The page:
The Apache Religion

TheApache Religion

TheApache Indians were initially found in northern areas of Canada. Theylater settled in the American Southwest and Plains states. This groupcall themselves Nide or Inde which actually means “the people”.In addition, the Apache are deeply rooted in intent spiritualpractice where they employ dance and song in communicating with theircreator (Ball, et al 12). They strongly believe that they werecreated by their god, who also created all areas of the naturalsurroundings. Since the religion of Apache community involved variouspractices, it is important to explore for better understanding of thepeople.

TheApache religion has a higher creator called Ussen, and lesser gods.Among the lesser gods are ga`ns who are believed to be mountainprotective spirits. Ussen, the main creator is believed to havecreated the entire Earth and people in four days. This makes four asacred number in this religion, which is mirrored in the fourcardinal instructions, dance, song as well as the spiritual drumbeat. Moreover, these gods are relevant in some religious rights suchas girls’ initiation. Similar to other numerous religions, this onebears a story of creation that involves a flood (Tiller &ampVeronica, 16). The sacred Apache colors include blue, black, whiteand yellow which have guided them into their prayers. Additionally,the four colors signify the threads Tarantula colors which are usedin pulling and stretching the earth. At the time of creation, thecreator created the gods, earth, heavens, plants, as well as animalsfrom his sweat. The Apache also believe that their ancestors aredirecting forces that live in their midst as element of nature liketrees, rocks, mountains and wind (Bartelt, et al 14). Therefore, theytake care of nature with respect and dignity as a sign of reverencefor their ancestors. The dances are mainly meant for communicatingwith the spirits for their intervention in healing, bringing rain, orwhen celebrating young girls’ puberty.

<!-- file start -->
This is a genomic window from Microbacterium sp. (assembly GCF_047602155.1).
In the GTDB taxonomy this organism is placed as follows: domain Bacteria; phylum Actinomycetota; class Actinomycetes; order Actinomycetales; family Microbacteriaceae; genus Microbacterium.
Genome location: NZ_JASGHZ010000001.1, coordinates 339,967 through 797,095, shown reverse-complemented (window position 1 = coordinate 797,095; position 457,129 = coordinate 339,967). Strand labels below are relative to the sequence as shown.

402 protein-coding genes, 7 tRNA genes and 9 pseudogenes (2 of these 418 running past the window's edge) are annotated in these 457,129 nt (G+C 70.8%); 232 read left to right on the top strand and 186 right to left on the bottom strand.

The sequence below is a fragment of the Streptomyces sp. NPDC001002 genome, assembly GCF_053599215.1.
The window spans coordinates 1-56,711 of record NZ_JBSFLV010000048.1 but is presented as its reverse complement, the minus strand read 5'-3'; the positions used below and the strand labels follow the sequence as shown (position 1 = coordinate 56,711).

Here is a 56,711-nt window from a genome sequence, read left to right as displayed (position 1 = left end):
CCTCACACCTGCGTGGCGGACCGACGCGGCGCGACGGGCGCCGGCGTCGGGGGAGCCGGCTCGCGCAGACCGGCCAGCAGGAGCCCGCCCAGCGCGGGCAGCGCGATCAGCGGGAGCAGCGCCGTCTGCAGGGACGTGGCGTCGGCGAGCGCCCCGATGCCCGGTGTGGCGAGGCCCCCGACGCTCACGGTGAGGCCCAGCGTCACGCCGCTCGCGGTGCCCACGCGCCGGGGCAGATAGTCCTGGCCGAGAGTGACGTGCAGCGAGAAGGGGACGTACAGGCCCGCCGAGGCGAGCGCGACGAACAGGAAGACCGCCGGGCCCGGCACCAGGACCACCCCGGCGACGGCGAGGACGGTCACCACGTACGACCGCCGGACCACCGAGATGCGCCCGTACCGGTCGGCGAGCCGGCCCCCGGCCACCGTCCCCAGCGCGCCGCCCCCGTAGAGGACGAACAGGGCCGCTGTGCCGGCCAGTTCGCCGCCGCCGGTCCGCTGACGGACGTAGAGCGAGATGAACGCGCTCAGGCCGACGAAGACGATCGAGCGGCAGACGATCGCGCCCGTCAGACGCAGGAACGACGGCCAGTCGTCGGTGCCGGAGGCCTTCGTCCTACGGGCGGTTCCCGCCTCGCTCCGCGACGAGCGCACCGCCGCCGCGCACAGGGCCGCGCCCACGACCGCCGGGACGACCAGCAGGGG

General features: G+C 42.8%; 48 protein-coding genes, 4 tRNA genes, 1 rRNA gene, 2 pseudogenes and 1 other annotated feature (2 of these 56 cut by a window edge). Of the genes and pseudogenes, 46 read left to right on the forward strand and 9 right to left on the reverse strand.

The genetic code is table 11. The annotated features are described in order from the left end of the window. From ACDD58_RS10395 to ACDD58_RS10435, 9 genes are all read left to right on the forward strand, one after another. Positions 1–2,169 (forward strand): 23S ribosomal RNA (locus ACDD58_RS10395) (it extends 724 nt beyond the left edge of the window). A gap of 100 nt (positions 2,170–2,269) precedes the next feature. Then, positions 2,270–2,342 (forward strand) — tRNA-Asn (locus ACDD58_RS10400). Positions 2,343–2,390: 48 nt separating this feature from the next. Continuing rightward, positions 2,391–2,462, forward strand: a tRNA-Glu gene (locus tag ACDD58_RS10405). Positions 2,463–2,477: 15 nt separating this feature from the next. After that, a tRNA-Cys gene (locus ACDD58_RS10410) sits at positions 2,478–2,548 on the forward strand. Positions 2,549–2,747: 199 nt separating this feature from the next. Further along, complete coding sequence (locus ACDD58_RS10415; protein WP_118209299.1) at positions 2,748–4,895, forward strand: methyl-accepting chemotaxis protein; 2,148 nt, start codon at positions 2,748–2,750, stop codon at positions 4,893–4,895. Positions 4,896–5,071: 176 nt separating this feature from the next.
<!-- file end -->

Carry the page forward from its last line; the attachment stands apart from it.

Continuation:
Furthermore,water is regarded as a powerful force amongst the Apache’straditional beliefs. Traditional teachings emphasized on frequentbathing which helped in washing away any evil spirits (Nevins, 10).Among the rituals and ceremonies of the Apache, there are variousdances including the rain dance, which promotes rainfall. The otheris harvest dance which attracts plenty of harvest and the medicinedance that is quite fascinating. A certain group among the Apache’scalled Jicarilla`s was well known for the medicine dance where thesick would be healed and other miracles would be performed bymedicine men or women (Dressler, Markus &amp Mandair, 22). Moreover,another crucial religious celebration that Apache cannot ignore isthe crossing over festival for young women of that tribe. TheMescalero apaches hold this celebration after a young female receivesher first monthly period. The festival then takes place for fourconsecutive days bringing the young female into womanhood.

Conclusively,it is obvious that the Apache people possess very rich religiouspractices. Their decisive religious practice demonstrates a communitythat is engulfed in what it believes in. In addition, all thereligious practices and festivals show how the Apache communityesteemed their gods. Regardless of the fact of having various gods,they were classified each according to performance and abilities,making Ussen to be superior. Environmental elements were esteemed aswell like the trees, rocks and wind among others, since Apacheconsidered them as ancestors.


Ball,Eve, Nora Henn, and Lynda Sanchez.&nbspIndeh,an Apache Odyssey.Norman: University of Oklahoma Press, 1988. Print.

Tiller,Veronica E. V. Cultureand Customs of the Apache Indians.Santa Barbara, Calif: ABC- CLIO, 2011. Print.

Dressler,Markus, and Arvind-pal S. Mandair. Secularismand Religion-Making.New York: Oxford University Press, 2011. Print.

Bartelt,Guillermo, Bärbel Treichel, and Don Decker. DonDecker`s Apache Odyssey: Approaches to Autobiography, Narrative, andthe Developing Self., 2012. Print.

Nevins,M E. Lessonsfrom Fort Apache: Beyond Language Endangerment and Maintenance., 2013. Internet resource.